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R v Moloney

[1985] AC 905

Case summary last updated at 15/01/2020 06:55 by the Oxbridge Notes in-house law team.

Judgement for the case R v Moloney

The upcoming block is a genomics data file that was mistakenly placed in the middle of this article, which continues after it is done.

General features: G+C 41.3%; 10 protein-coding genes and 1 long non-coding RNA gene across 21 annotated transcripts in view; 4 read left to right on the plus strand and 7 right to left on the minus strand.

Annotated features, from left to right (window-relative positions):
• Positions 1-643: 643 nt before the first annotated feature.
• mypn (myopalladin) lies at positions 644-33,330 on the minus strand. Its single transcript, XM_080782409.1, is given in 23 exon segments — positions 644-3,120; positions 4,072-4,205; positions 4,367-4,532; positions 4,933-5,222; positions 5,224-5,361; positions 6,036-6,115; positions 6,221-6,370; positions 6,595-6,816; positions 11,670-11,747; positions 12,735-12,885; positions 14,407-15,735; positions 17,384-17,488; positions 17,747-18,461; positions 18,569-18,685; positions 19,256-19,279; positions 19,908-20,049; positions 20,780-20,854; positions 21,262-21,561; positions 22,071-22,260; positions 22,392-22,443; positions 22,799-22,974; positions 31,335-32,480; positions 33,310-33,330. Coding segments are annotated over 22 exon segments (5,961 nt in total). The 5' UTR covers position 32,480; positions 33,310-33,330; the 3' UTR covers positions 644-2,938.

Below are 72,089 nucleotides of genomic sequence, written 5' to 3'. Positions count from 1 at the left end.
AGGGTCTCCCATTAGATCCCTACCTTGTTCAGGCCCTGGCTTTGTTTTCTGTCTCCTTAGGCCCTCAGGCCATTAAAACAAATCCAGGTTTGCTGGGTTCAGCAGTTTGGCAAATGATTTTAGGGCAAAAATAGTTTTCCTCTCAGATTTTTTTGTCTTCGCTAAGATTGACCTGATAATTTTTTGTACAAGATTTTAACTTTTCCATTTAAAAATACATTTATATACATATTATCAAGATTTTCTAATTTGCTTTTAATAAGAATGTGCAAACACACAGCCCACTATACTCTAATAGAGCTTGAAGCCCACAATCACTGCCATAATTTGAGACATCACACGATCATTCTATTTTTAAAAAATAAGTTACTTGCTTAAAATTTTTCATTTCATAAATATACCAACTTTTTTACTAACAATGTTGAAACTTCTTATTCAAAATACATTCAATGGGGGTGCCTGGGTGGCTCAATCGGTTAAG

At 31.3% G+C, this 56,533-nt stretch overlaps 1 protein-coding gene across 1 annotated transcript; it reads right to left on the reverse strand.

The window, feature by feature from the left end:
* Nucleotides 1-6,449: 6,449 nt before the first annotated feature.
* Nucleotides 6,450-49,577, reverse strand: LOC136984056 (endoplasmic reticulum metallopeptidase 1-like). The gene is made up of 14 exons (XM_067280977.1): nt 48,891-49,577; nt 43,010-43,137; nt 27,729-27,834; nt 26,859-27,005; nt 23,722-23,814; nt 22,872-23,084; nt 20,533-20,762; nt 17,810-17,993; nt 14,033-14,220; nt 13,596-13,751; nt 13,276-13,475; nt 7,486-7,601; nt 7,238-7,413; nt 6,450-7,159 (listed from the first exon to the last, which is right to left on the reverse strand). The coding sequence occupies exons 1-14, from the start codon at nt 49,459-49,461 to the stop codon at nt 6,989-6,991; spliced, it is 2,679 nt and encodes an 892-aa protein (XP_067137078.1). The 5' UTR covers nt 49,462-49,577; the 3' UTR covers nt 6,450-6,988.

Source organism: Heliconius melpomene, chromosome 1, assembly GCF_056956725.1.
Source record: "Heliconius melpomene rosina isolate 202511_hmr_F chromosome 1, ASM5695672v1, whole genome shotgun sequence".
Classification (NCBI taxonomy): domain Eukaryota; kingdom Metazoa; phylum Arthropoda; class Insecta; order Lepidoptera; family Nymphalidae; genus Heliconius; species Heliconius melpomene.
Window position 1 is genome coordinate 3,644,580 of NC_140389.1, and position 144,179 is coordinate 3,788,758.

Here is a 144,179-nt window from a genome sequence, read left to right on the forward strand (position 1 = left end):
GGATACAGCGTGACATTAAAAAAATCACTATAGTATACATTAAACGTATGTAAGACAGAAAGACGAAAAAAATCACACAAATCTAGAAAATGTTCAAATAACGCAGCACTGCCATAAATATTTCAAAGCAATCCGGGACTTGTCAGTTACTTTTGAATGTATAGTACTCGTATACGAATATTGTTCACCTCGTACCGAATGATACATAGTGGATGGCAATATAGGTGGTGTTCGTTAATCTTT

A man and his step father were drinking and played a shooting game. M killed his step father but claimed that he did not aim the gun but merely pulled the trigger and his step father was dead. The judge in his summing up stated that the defense was a denial of intent, ignoring the defendant’s claim that he did not realize where the gun was pointed. The judge described intent as when one forsees what will happen or desires what will happen (only one of these need be fulfilled). The defendant was convicted of murder. His appeal was dismissed by the Court of Appeal. The HL allowed his appeal on the grounds that his true defence was never stated (that he did not realize where the gun was pointing and therefore neither desired nor foresaw what would occur). A conviction of manslaughter was substituted for the conviction of murder. The trial judge ought not to have directed the jury on intent since it was supposedly his explanation of foresight that led to their conviction. Also the question of foresight is that the consequences have to be “little short of certainty” to establish the necessary intent. HL decided that judges should avoid explaining intention beyond that it differs from “desire” and “motive” (Ashworth p.178) 

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